In the novel To Kill a Mockingbird by Harper Lee, the story unfolds through the eyes of a six-year-old girl named Scout. The story takes place in the small southern town of Maycomb, Alabama during the early 1900s where prejudice was at its peak. Miss Harper Lee has chosen Scout as the narrator in this story. This narrative technique has much strength and some weakness. Scout is a bright, sensitive and intelligent little girl. For all her intelligence, she is still a child and not always fully understands the implications of the events she reports. This is sometimes amusing, like the time she thinks Miss Maudie's loud voice scares Miss Stephanie. Scout does her best to inform us of the happenings at the Tom Robinson trial. Yet, she is not certain what rape is, or aware of the prejudice surrounding her. Ultimately she represents the innocence within society. This story has a variety of themes and lessons including maturity. The story shows Jem and Scout going through many life lessons and how they've grown from it. Prejudice (like in the Tom Robinson case in this small community), and courage (it takes courage for anyone to stand up to the events that go on in this book. .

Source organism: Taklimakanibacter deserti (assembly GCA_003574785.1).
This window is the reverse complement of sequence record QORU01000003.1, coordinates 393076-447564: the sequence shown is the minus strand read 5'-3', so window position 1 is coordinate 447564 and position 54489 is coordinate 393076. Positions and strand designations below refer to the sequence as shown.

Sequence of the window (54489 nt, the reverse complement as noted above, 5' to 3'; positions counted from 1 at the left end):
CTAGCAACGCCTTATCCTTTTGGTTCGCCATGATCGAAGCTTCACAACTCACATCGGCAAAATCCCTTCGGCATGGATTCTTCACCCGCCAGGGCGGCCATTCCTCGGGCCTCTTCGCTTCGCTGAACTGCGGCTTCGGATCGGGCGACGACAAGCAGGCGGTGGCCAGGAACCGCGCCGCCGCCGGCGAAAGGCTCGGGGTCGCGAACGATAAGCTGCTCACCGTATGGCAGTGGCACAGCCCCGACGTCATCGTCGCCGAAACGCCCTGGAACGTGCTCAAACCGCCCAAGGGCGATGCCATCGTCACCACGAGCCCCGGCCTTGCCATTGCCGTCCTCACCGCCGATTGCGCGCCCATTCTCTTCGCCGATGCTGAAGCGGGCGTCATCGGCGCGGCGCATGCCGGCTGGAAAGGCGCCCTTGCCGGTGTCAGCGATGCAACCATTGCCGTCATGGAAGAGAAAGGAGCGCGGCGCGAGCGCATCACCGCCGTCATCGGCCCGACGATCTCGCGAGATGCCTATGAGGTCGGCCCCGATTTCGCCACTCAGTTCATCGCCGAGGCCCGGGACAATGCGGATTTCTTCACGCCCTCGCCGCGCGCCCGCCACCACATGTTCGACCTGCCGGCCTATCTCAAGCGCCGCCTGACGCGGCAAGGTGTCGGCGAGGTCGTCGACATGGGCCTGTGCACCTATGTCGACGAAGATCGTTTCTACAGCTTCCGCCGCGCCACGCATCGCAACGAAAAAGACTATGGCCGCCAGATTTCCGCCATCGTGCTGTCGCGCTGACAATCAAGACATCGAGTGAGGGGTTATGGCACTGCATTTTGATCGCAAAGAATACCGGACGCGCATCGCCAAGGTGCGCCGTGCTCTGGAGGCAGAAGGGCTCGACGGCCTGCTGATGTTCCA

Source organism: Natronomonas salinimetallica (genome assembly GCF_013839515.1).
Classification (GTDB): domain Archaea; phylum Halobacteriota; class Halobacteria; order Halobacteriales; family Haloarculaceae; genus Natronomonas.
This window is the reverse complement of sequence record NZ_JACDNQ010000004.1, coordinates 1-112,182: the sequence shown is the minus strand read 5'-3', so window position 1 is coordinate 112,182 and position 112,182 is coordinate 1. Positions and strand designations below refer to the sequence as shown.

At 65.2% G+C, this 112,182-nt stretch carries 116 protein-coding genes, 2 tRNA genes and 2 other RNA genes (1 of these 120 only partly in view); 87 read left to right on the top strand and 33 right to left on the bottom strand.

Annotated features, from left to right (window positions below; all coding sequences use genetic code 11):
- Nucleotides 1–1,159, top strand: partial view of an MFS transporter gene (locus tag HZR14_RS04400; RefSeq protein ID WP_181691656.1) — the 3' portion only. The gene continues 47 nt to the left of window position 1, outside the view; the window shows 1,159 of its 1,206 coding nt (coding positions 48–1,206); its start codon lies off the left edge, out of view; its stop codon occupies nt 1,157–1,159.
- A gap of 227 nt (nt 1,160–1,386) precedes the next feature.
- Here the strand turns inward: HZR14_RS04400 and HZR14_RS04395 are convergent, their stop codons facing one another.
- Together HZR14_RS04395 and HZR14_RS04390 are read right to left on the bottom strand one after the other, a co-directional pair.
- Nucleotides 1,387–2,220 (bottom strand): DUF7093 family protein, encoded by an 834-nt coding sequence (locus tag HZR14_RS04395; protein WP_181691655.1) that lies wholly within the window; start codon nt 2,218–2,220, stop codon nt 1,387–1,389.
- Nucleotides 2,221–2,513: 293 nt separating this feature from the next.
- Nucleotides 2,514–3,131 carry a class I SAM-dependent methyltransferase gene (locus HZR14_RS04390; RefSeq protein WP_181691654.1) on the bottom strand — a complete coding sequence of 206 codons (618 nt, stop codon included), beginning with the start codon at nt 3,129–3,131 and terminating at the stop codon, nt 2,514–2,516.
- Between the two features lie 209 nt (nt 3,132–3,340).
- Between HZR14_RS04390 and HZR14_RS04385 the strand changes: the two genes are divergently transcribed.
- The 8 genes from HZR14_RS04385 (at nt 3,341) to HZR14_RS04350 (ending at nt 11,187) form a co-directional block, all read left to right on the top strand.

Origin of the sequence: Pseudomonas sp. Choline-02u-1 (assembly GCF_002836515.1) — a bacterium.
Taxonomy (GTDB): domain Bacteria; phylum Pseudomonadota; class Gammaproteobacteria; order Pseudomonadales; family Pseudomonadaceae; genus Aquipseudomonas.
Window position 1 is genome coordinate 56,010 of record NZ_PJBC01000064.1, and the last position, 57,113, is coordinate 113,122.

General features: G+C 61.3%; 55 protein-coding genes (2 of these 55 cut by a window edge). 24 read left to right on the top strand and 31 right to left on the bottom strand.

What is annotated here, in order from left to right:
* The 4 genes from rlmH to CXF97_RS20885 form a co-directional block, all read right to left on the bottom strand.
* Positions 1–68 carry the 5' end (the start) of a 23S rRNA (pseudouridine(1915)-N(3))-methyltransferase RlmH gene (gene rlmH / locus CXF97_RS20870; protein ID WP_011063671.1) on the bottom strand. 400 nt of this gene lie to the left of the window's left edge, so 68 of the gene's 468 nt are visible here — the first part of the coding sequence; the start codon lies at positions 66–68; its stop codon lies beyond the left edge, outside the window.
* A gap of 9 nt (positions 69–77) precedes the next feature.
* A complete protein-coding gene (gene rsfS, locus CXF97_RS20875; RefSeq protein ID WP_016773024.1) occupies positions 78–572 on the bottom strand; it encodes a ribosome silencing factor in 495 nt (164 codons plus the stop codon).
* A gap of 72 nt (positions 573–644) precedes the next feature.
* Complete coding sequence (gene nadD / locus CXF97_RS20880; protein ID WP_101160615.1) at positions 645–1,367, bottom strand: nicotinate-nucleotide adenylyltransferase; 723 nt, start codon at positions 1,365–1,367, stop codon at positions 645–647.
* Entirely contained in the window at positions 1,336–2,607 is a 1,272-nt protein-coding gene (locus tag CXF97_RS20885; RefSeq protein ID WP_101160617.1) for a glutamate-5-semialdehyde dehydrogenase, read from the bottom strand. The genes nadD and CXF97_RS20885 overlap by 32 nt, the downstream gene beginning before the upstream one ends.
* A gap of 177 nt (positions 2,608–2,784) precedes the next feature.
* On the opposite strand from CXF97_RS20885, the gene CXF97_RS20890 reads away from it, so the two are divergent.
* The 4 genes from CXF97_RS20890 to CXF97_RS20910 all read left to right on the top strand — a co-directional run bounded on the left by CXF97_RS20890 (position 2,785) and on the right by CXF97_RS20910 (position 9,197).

Throughout the story the reader see how Scout and Jem are afraid of Arthur "Boo” Radley because they think he is a monster and try to tease him. They try to play tricks on Boo. Later in the novel they are no longer afraid of him and are no longer interested in teasing him. Jem and Scout had believed that their father was not like any other fathers in school. They see him as an old man who cannot do anything. However, when a dog appears on the street, Atticus, their father, kills that dog with one shot. They are surprised to learn that he is the best shot in the town. They're attitude towards their father changes. This is a sign of maturity. An incident which shows Scout's maturing is when she overhears her teacher saying that it is a good thing Tom Robinson was convicted because the black were getting too " high and mighty.